Why Do Tires Lose Pressure?
challenge racked us in wreck.bikes.mischievous. We did our very best
to solve the following problem, but we could not come to an agreement.
However, we feel that one of these solutions must be correct!
Keren Hamel asked: Has anyone ever noticed
that if you ride every day, your tires deflate slower than if you leave
the bike alone for weeks without riding? I can go for weeks riding every
day, without pumping the tires, and the minute I don't ride for a week,
the tires are totally flat. Why is this?
Mike Miller said: As you
ride along, the air caught between the tire and the ground is pushed into
the tire, replacing the air that has leaked out.
Mark Woodhead said: I think (egad! an
opinion!) that the white powder in the tubes works to clog the pores of
the rubber. When you ride, that powder is constantly being spread around
to fill those pores. When your bike sits idly by, waiting for you to give
it some attention, the powder settles down and the air begins to slowly
Ken Kifer said: This is a great thread! However,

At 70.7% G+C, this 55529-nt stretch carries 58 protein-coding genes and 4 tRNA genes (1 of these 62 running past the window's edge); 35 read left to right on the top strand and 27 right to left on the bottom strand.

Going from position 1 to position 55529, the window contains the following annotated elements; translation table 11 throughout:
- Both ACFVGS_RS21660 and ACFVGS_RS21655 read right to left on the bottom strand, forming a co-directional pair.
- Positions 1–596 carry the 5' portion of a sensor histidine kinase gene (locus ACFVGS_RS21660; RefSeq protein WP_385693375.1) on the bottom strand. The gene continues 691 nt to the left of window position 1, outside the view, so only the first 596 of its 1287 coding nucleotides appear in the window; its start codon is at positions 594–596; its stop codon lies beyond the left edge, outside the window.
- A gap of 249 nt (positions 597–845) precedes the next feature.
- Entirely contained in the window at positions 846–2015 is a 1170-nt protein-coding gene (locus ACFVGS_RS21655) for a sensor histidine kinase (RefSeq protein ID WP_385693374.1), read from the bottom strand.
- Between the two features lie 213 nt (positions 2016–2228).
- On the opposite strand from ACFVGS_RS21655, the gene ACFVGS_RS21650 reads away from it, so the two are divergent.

I think everyone else is completely wrong!
The real reason
is this: The tires are really enthusiastic about riding! As
long as you keep riding, they stay pumped up!
But when you go
without riding for a week, they become really deflated!
Jack Dingler said: Come on guys! Tell
him the real reason!
Years ago, a few
tube manufacturers, under pressure to reduce the weight of their inner
tubes began looking for ways to make a lighter tube. First they did a little
market use analysis and determined that the worst time for a tube to lose
air is when it's being used. As a tube is being spun while in use, they
realized that due to the laws of centripetal acceleration, the air presents
the greatest pressure on the outer wall of the tube. This lead to the obvious
answer, they could shave the thickness of the inner wall!
By doing this,
they've created tubes that are lighter, and yet, just as effective at holding
air while being used. When the tube is not spinning, it of course, loses
air at a faster rate, as the air is no longer constrained by centripetal
forces, and presents more pressure to the inner wall (the thinner one).
For racers, this
was no big deal. They fastidiously check their tire pressure before every